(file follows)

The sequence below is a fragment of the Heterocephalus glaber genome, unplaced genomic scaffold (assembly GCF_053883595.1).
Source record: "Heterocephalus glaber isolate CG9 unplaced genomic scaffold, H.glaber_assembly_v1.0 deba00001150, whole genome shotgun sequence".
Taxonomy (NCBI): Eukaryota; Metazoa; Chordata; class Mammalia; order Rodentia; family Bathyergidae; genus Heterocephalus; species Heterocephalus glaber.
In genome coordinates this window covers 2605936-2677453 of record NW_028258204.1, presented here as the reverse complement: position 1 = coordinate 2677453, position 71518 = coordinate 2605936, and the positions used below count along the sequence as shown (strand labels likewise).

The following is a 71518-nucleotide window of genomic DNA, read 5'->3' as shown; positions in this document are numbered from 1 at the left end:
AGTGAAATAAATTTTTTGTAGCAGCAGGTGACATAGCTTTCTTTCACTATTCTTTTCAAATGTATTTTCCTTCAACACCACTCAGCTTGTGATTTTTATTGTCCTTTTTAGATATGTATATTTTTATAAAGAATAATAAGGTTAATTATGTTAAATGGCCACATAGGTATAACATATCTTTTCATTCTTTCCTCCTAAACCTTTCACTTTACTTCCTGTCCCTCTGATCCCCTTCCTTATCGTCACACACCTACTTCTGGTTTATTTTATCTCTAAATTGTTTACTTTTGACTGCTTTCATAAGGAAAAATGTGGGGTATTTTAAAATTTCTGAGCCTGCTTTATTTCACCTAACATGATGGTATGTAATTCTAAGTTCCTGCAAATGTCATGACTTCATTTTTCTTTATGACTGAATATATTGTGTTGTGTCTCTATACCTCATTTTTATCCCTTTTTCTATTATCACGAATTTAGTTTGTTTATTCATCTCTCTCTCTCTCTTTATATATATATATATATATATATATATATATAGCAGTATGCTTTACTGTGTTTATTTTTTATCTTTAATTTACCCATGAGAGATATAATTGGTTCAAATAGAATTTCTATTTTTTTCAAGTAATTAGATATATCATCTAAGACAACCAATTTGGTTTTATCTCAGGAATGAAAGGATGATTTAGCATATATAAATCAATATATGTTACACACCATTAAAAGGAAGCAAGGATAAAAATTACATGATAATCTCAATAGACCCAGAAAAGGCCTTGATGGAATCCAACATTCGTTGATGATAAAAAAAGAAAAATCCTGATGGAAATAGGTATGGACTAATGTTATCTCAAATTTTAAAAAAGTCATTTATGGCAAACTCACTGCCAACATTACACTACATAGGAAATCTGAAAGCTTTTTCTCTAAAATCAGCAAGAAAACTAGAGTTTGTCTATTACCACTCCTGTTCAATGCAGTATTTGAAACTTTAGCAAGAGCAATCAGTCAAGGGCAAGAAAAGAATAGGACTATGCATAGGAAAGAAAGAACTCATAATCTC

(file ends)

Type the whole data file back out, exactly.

The sequence below is a fragment of the Heterocephalus glaber genome, unplaced genomic scaffold (assembly GCF_053883595.1).
Source record: "Heterocephalus glaber isolate CG9 unplaced genomic scaffold, H.glaber_assembly_v1.0 deba00001150, whole genome shotgun sequence".
Taxonomy (NCBI): Eukaryota; Metazoa; Chordata; class Mammalia; order Rodentia; family Bathyergidae; genus Heterocephalus; species Heterocephalus glaber.
In genome coordinates this window covers 2605936-2677453 of record NW_028258204.1, presented here as the reverse complement: position 1 = coordinate 2677453, position 71518 = coordinate 2605936, and the positions used below count along the sequence as shown (strand labels likewise).

The following is a 71518-nucleotide window of genomic DNA, read 5'->3' as shown; positions in this document are numbered from 1 at the left end:
AGTGAAATAAATTTTTTGTAGCAGCAGGTGACATAGCTTTCTTTCACTATTCTTTTCAAATGTATTTTCCTTCAACACCACTCAGCTTGTGATTTTTATTGTCCTTTTTAGATATGTATATTTTTATAAAGAATAATAAGGTTAATTATGTTAAATGGCCACATAGGTATAACATATCTTTTCATTCTTTCCTCCTAAACCTTTCACTTTACTTCCTGTCCCTCTGATCCCCTTCCTTATCGTCACACACCTACTTCTGGTTTATTTTATCTCTAAATTGTTTACTTTTGACTGCTTTCATAAGGAAAAATGTGGGGTATTTTAAAATTTCTGAGCCTGCTTTATTTCACCTAACATGATGGTATGTAATTCTAAGTTCCTGCAAATGTCATGACTTCATTTTTCTTTATGACTGAATATATTGTGTTGTGTCTCTATACCTCATTTTTATCCCTTTTTCTATTATCACGAATTTAGTTTGTTTATTCATCTCTCTCTCTCTCTTTATATATATATATATATATATATATATATATAGCAGTATGCTTTACTGTGTTTATTTTTTATCTTTAATTTACCCATGAGAGATATAATTGGTTCAAATAGAATTTCTATTTTTTTCAAGTAATTAGATATATCATCTAAGACAACCAATTTGGTTTTATCTCAGGAATGAAAGGATGATTTAGCATATATAAATCAATATATGTTACACACCATTAAAAGGAAGCAAGGATAAAAATTACATGATAATCTCAATAGACCCAGAAAAGGCCTTGATGGAATCCAACATTCGTTGATGATAAAAAAAGAAAAATCCTGATGGAAATAGGTATGGACTAATGTTATCTCAAATTTTAAAAAAGTCATTTATGGCAAACTCACTGCCAACATTACACTACATAGGAAATCTGAAAGCTTTTTCTCTAAAATCAGCAAGAAAACTAGAGTTTGTCTATTACCACTCCTGTTCAATGCAGTATTTGAAACTTTAGCAAGAGCAATCAGTCAAGGGCAAGAAAAGAATAGGACTATGCATAGGAAAGAAAGAACTCATAATCTC